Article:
One of the quickest ways to find a false use of statistics is to look up the fear of public speaking. Given a list of options for their greatest fear, more people selected public speaking than death. The wrong way to say that? “More people would choose to die rather than speak in public!” (Please don’t “tabloid” interesting stats to make them sensational and nonsense – people weren’t given that ultimatum!)
By the way, this could be our first helpful thought: (1.) If so many people fear public speaking then you are already ahead simply by standing up front – after all, you doing it means they don’t have to. At the same time, this initial credit fades as fast as they sense that you are a poor communicator!
Speaking to a crowd of people is something that is unnatural for everyone, and fearful for many. Whether you have been asked to preach for the first time, or have been conquering this fear over many thousands of sermons, here are a few more thoughts that may be helpful:
2. It is natural to feel unnatural about doing something that isn’t natural. Whether you feel tangible fear is besides the point. Speaking to a crowd of people is unnatural. They are looking at you. They are potentially listening to you. They are expecting something of a certain standard from you. This is not a conversation with a friend you are passing in the corridor. We need to recognize the unnatural reality of public speaking, but then look for ways to communicate in a more natural way (even if we are quaking on the inside).
3. Don’t follow silly advice to overcome your fear. Please don’t imagine anyone without their clothes on – that is unhelpful on so many levels. Please don’t look just above peoples’ heads – they notice that far more than you think they will. Please don’t concentrate solely on your content and ignore your listeners – again, they will notice if you don’t care about them.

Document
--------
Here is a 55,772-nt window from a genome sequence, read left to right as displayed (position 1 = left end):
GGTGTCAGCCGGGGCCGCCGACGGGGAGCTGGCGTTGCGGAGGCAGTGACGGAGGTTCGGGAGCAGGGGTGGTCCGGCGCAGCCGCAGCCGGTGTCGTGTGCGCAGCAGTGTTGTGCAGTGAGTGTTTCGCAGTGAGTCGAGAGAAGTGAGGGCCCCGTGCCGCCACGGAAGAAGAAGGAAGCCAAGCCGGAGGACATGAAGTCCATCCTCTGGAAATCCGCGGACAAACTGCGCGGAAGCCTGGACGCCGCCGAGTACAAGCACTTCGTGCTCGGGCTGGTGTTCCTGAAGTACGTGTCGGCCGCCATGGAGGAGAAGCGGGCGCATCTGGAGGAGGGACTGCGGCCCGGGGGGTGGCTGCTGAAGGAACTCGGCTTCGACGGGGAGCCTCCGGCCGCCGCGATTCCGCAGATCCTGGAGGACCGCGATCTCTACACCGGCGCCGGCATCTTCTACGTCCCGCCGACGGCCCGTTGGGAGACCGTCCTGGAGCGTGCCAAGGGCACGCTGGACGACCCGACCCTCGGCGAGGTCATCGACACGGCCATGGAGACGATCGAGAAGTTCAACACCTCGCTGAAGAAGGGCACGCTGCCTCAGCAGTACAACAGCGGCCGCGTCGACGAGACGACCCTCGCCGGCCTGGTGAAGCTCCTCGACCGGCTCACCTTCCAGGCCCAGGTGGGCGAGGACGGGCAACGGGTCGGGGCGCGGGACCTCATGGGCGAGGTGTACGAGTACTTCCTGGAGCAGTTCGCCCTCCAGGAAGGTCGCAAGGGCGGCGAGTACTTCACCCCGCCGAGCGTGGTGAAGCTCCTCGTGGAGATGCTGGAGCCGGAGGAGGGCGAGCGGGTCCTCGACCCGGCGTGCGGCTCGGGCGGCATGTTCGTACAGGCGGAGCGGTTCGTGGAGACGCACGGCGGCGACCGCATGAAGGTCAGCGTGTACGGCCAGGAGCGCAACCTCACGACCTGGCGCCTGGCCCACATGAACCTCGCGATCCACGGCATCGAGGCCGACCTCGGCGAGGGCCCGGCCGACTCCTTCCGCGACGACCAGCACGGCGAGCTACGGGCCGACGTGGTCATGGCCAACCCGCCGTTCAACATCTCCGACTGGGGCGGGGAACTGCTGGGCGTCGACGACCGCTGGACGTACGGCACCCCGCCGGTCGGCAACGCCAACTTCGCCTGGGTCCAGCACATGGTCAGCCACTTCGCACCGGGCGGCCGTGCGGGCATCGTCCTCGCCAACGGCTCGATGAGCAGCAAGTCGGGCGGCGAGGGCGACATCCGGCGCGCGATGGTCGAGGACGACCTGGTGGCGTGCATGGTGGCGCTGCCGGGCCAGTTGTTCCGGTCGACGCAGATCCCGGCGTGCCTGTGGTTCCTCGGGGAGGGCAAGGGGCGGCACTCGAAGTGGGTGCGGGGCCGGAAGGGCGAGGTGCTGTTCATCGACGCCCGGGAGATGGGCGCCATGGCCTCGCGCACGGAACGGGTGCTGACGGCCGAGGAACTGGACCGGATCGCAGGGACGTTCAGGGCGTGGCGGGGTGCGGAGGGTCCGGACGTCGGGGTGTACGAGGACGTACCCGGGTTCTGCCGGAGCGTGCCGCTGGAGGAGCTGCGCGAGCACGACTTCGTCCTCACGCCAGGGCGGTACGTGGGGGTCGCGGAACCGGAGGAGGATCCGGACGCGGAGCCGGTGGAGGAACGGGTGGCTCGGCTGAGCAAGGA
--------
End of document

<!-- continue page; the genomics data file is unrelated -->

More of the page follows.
4. Do care about your subject and your listeners. Being an expert on your content is not as important as caring about it. When you care about it you will communicate with greater enthusiasm and emotional integrity. Obviously it really does help to know what you are talking about though, always remaining humble because there is always more to know. Care about your listeners too. Once you become more comfortable with delivering your content, you will be able to grow in sensitivity to the people that are sat before you. Their facial expressions and body language can become really helpful for you over time.
5. Have something to say. Ultimately this one is asking for more than just coming up with a message for each particular occasion. This is also the reason I don’t tend to teach public speaking skills without spending more time on Bible handling, spiritual growth and theological instruction. Honestly I don’t want to increase the number of people who can say things well without having anything worth saying.
I recently saw an example of a very poor communicator who is putting videos online, but really doesn’t have much of value to say. Sadly, and predictably, he has multiple friends who are ready to offer their gratitude in the comments and perpetuate the cycle. In the old days exposure and opportunity would grow with demand, but now we can all “self-publish” via podcasts and YouTube. If you are really growing in your spiritual maturity, then you will increasingly have something to say … which in turn will help to overcome the nerves.
6. Practice saying it. Since public speaking is unnatural, work on becoming natural with what you have to say. There is nothing wrong with running through your message, out loud, to improve it and to prepare yourself to preach it under the increased pressure of listeners. There will always be something you can work on in your delivery too. Maybe better use of pauses, or variation of pace, or appropriate size of gestures (and in the right direction from the perspective of the listeners). It takes work to naturally point to your left when you are referring to the future, but once you do, it looks natural to the listener.
7. Fearlessness is not your goal. It is understandable that those with a tangible fear of public speaking would long for the day when they can stand and deliver without the slightest qualm. This may not be the best target. Some nervousness, awareness of the significance of the situation, concern about your own weaknesses as a communicator, etc., are all potentially helpful. Whether we listeners realize it or not, we want you to preach in reliance and dependence upon God … that will always bear greater fruit than you relying on yourself because you have become so good at it!